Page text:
Saturday, June 21, 2008

The impetus for all this...

So, now that I've told you what this blog is, here's why I decided "yes, today is the day I join the blogosphere:" I just finished writing an email in response to one a relative sent that basically tried to say the Democrats made oil $130+ a barrel and gas $4+ a gallon by not letting us drill our land. I don't very much like Democrats, Republicans, or politicians in general, but I can't abide unproductive, unwarranted blaming of all our problems on any single villain. After reading an article on the great, I was inspired enough to write my response, which I thought was good enough I wanted to make it public in case some day someone else might read it and start thinking more rationally.

Preface: I am convinced by the evidence of global warming (there is so much out there... do a Google scholar search if you don't like Wikipedia and aren't convinced), and do think we need to start reducing our impact on the environment. However, I also recognize the need to keep our society moving, which includes having a plan to get all this great energy that brings these words to you. That puts me in a tough position if I want to remain logically consistent with myself. Below, I try to do so.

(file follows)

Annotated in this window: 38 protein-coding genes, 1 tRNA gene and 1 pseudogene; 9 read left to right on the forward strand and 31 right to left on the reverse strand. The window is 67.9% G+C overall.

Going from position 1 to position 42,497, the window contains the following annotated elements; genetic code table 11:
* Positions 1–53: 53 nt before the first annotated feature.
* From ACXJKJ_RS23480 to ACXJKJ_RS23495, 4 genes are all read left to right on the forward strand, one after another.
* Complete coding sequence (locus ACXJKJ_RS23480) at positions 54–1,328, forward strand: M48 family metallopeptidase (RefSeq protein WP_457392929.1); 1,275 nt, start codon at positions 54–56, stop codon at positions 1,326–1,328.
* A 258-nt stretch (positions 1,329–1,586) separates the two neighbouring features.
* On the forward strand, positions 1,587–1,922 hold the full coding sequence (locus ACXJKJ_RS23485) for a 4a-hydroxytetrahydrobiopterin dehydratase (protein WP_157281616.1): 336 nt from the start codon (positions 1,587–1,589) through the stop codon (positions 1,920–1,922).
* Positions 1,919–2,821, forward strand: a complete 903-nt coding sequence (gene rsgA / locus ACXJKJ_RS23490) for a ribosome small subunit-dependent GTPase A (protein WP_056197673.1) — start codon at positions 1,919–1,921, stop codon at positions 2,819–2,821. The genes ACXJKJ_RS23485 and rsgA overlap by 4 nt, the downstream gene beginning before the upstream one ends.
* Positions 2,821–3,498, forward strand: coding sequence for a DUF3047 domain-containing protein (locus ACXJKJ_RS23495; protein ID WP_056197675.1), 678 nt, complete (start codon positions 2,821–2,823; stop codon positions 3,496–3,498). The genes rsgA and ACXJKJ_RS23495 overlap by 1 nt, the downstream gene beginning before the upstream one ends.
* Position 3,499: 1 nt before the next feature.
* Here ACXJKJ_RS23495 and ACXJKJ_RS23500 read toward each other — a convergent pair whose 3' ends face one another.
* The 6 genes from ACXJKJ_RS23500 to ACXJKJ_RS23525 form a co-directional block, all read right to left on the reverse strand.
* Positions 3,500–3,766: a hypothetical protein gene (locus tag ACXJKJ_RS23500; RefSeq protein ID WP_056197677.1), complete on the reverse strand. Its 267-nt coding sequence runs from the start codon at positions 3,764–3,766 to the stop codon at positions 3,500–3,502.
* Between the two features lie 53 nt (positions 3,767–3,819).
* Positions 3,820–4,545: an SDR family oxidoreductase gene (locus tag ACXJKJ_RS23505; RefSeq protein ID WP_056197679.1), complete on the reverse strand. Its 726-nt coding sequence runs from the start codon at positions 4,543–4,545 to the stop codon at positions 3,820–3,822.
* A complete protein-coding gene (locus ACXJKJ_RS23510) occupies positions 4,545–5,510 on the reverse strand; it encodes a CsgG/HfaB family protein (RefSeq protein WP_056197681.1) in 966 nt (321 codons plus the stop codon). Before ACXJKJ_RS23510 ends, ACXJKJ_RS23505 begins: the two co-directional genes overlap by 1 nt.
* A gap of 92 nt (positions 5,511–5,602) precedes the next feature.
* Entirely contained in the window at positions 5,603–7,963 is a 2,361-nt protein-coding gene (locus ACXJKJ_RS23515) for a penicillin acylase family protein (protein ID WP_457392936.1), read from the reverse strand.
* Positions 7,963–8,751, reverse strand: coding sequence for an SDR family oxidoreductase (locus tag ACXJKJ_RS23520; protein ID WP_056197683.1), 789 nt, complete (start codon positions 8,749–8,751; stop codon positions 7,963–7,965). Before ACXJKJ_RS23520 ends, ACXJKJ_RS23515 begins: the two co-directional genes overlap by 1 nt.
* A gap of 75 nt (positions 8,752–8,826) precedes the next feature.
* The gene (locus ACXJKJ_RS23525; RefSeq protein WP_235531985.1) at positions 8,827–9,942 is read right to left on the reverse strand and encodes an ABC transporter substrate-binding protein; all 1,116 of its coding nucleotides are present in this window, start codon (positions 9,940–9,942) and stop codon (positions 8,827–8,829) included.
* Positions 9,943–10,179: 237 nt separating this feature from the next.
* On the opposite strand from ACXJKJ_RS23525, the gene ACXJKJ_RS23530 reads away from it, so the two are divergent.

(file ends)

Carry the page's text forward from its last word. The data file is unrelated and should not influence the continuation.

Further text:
This is long enough an outline will help. By paragraphs:
  1. Shoutout to the SeekingAlpha article
  2. Money, power, and oil, and political accountability
  3. It's easier to blame people for our problems than fix them; oil is a political tool
  4. Problems with oil the US can't control
  5. Economies are cyclic and fighting that is dangerous; why I like recessions
  6. There is no simple solution to oil; chaos theory and the economy
  7. Subprime crisis as an example of why you can't regulate your way to economic bliss in a chaotic system
  8. Conclusion: I'm a libertarian